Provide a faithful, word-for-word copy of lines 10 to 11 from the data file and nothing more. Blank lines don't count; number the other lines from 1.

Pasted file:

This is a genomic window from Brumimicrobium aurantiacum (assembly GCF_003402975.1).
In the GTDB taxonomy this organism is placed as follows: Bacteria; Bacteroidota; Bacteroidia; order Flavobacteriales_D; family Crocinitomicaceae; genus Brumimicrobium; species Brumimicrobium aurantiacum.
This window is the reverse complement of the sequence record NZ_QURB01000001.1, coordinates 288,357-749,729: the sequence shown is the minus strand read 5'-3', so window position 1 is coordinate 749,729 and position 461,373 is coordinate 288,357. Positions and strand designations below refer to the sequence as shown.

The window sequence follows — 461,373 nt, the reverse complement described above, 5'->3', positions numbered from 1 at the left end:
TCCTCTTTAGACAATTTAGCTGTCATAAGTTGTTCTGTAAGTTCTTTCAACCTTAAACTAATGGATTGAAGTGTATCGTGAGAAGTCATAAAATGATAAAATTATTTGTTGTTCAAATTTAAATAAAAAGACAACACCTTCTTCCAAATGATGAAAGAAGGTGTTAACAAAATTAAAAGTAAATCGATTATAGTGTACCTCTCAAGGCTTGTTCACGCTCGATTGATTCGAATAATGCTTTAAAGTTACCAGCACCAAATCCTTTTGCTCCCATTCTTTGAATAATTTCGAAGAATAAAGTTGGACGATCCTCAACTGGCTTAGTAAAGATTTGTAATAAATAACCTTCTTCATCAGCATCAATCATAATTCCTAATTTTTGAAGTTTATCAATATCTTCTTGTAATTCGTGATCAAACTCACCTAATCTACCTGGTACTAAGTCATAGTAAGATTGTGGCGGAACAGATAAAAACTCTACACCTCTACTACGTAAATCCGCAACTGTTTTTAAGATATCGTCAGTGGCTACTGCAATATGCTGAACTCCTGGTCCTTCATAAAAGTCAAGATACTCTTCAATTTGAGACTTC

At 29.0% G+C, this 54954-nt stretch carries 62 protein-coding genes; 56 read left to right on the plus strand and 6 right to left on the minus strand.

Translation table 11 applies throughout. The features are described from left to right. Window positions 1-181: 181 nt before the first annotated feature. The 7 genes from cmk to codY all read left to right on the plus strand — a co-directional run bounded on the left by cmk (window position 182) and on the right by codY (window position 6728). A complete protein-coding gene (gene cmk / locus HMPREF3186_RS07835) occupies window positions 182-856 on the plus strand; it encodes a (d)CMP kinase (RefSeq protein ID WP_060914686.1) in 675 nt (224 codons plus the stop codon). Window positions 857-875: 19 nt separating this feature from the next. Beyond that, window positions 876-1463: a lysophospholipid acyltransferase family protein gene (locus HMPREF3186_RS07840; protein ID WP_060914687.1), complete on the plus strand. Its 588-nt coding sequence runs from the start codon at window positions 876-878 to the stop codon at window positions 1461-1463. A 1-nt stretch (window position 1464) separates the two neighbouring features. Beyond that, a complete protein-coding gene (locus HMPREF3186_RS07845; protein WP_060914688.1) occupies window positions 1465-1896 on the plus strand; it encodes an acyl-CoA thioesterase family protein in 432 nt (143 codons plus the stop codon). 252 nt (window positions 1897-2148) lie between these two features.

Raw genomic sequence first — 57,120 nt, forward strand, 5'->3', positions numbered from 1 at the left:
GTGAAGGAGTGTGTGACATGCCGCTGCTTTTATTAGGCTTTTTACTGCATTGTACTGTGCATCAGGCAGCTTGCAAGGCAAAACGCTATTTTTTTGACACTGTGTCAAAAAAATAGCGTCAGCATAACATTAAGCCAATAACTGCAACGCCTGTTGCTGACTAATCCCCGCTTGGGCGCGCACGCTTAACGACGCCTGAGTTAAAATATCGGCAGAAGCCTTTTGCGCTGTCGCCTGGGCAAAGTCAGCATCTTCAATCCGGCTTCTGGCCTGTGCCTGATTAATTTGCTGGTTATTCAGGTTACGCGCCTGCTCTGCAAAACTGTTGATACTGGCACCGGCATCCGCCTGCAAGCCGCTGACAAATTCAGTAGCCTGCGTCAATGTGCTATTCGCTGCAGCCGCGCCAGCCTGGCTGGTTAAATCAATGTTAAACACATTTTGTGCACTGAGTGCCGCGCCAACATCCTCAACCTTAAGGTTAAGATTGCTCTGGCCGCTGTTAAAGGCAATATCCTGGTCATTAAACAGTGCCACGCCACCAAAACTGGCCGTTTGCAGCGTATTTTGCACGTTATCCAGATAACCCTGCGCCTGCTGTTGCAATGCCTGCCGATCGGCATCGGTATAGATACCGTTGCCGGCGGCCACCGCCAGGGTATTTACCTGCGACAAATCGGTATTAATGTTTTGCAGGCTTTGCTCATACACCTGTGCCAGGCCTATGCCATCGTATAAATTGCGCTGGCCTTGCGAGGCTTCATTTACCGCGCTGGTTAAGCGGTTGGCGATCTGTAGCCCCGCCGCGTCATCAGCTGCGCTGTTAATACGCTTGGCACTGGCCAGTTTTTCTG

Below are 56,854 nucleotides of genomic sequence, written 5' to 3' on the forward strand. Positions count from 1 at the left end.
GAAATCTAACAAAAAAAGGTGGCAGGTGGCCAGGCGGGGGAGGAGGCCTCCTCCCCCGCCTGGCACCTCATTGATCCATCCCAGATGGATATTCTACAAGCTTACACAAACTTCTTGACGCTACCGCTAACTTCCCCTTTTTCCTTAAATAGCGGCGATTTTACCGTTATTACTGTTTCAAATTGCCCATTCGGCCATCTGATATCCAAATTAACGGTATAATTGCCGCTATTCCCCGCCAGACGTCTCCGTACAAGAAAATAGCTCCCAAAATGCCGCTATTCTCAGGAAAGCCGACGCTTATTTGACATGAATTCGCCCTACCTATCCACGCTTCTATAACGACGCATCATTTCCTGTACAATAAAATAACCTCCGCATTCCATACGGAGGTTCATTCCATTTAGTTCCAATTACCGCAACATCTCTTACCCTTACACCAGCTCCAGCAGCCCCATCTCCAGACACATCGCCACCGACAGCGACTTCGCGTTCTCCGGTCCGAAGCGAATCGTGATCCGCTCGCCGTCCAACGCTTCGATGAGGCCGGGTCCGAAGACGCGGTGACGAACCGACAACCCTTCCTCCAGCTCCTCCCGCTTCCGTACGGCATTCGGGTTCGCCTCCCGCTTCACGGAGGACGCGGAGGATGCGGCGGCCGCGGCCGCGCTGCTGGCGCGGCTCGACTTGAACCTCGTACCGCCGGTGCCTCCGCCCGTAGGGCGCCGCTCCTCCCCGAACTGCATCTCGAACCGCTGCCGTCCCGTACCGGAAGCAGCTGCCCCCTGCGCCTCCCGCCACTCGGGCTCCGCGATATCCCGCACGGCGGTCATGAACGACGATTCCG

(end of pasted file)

Below are 56,854 nucleotides of genomic sequence, written 5' to 3' on the forward strand. Positions count from 1 at the left end.
GAAATCTAACAAAAAAAGGTGGCAGGTGGCCAGGCGGGGGAGGAGGCCTCCTCCCCCGCCTGGCACCTCATTGATCCATCCCAGATGGATATTCTACAAGCTTACACAAACTTCTTGACGCTACCGCTAACTTCCCCTTTTTCCTTAAATAGCGGCGATTTTACCGTTATTACTGTTTCAAATTGCCCATTCGGCCATCTGATATCCAAATTAACGGTATAATTGCCGCTATTCCCCGCCAGACGTCTCCGTACAAGAAAATAGCTCCCAAAATGCCGCTATTCTCAGGAAAGCCGACGCTTATTTGACATGAATTCGCCCTACCTATCCACGCTTCTATAACGACGCATCATTTCCTGTACAATAAAATAACCTCCGCATTCCATACGGAGGTTCATTCCATTTAGTTCCAATTACCGCAACATCTCTTACCCTTACACCAGCTCCAGCAGCCCCATCTCCAGACACATCGCCACCGACAGCGACTTCGCGTTCTCCGGTCCGAAGCGAATCGTGATCCGCTCGCCGTCCAACGCTTCGATGAGGCCGGGTCCGAAGACGCGGTGACGAACCGACAACCCTTCCTCCAGCTCCTCCCGCTTCCGTACGGCATTCGGGTTCGCCTCCCGCTTCACGGAGGACGCGGAGGATGCGGCGGCCGCGGCCGCGCTGCTGGCGCGGCTCGACTTGAACCTCGTACCGCCGGTGCCTCCGCCCGTAGGGCGCCGCTCCTCCCCGAACTGCATCTCGAACCGCTGCCGTCCCGTACCGGAAGCAGCTGCCCCCTGCGCCTCCCGCCACTCGGGCTCCGCGATATCCCGCACGGCGGTCATGAACGACGATTCCG